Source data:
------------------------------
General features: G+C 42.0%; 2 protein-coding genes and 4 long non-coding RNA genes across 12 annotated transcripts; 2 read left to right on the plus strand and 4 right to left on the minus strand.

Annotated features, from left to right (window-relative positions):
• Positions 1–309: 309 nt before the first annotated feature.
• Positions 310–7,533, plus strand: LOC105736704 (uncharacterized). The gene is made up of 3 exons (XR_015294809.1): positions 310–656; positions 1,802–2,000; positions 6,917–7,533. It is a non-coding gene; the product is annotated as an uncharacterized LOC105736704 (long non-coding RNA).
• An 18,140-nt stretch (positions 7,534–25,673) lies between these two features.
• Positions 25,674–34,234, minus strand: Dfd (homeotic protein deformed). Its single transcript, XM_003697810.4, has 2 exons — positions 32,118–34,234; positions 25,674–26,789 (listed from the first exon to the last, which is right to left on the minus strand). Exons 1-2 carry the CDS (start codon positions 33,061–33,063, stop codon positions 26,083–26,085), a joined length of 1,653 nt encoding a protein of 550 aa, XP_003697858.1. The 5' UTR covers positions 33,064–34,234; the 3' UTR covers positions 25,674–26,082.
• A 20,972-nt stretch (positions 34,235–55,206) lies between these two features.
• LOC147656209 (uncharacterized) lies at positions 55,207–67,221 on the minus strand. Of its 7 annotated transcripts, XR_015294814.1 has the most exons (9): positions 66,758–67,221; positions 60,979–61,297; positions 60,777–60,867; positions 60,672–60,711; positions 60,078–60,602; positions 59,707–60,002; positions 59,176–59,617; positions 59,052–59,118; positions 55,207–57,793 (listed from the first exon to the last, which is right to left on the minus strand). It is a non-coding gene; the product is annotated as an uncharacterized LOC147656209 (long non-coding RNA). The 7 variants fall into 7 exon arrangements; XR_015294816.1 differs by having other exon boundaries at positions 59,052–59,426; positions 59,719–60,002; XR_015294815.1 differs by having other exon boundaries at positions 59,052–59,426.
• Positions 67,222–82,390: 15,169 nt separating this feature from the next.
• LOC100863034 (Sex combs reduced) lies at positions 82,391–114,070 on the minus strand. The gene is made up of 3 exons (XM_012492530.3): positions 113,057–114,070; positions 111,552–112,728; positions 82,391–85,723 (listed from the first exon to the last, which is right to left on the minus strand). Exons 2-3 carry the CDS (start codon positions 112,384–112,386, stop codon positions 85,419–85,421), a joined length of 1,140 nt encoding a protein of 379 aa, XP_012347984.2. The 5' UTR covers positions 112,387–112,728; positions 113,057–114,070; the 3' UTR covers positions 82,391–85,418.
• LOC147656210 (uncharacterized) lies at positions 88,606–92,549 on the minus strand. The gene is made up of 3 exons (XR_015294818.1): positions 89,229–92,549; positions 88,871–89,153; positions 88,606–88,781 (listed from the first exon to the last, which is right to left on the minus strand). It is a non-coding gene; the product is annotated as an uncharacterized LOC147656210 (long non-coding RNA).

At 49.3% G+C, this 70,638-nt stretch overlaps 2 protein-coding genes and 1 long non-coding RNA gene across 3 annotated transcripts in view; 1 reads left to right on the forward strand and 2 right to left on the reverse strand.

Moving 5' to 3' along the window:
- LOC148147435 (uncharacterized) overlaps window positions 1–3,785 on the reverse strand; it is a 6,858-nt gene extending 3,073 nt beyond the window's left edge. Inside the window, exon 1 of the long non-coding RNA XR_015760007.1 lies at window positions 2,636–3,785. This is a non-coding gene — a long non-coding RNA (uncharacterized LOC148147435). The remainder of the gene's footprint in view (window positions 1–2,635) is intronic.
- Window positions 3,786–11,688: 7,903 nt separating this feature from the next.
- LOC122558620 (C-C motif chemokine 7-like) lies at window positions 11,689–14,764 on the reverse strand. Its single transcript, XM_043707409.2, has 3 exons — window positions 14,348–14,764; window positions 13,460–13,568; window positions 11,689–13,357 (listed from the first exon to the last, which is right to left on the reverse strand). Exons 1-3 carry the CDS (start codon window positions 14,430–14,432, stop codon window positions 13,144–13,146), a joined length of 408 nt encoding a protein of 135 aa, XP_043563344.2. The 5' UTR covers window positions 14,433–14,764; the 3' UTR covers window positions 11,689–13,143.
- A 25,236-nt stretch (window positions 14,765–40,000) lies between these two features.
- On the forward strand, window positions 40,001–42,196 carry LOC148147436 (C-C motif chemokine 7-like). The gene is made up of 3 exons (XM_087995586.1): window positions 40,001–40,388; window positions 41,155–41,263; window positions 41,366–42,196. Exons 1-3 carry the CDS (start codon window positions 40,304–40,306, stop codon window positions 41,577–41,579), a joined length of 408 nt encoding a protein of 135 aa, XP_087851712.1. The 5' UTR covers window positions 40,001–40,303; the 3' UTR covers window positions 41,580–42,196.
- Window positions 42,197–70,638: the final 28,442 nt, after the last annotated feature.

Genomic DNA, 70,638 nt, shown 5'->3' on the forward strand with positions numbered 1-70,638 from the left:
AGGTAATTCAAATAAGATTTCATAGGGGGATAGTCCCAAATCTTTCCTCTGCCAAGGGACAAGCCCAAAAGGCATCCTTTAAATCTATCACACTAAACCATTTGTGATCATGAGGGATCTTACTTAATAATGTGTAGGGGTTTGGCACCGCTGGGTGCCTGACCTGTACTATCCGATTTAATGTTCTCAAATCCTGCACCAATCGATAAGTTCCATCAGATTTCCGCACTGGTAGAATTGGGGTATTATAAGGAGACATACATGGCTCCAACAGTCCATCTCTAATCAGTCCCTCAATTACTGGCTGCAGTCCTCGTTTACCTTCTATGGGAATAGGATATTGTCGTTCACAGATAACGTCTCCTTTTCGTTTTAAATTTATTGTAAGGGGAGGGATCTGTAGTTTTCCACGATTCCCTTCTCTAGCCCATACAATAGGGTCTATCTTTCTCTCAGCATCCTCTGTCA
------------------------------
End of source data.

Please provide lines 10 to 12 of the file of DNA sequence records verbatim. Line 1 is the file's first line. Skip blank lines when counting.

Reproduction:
• LOC100863034 (Sex combs reduced) lies at positions 82,391–114,070 on the minus strand. The gene is made up of 3 exons (XM_012492530.3): positions 113,057–114,070; positions 111,552–112,728; positions 82,391–85,723 (listed from the first exon to the last, which is right to left on the minus strand). Exons 2-3 carry the CDS (start codon positions 112,384–112,386, stop codon positions 85,419–85,421), a joined length of 1,140 nt encoding a protein of 379 aa, XP_012347984.2. The 5' UTR covers positions 112,387–112,728; positions 113,057–114,070; the 3' UTR covers positions 82,391–85,418.
• LOC147656210 (uncharacterized) lies at positions 88,606–92,549 on the minus strand. The gene is made up of 3 exons (XR_015294818.1): positions 89,229–92,549; positions 88,871–89,153; positions 88,606–88,781 (listed from the first exon to the last, which is right to left on the minus strand). It is a non-coding gene; the product is annotated as an uncharacterized LOC147656210 (long non-coding RNA).

At 49.3% G+C, this 70,638-nt stretch overlaps 2 protein-coding genes and 1 long non-coding RNA gene across 3 annotated transcripts in view; 1 reads left to right on the forward strand and 2 right to left on the reverse strand.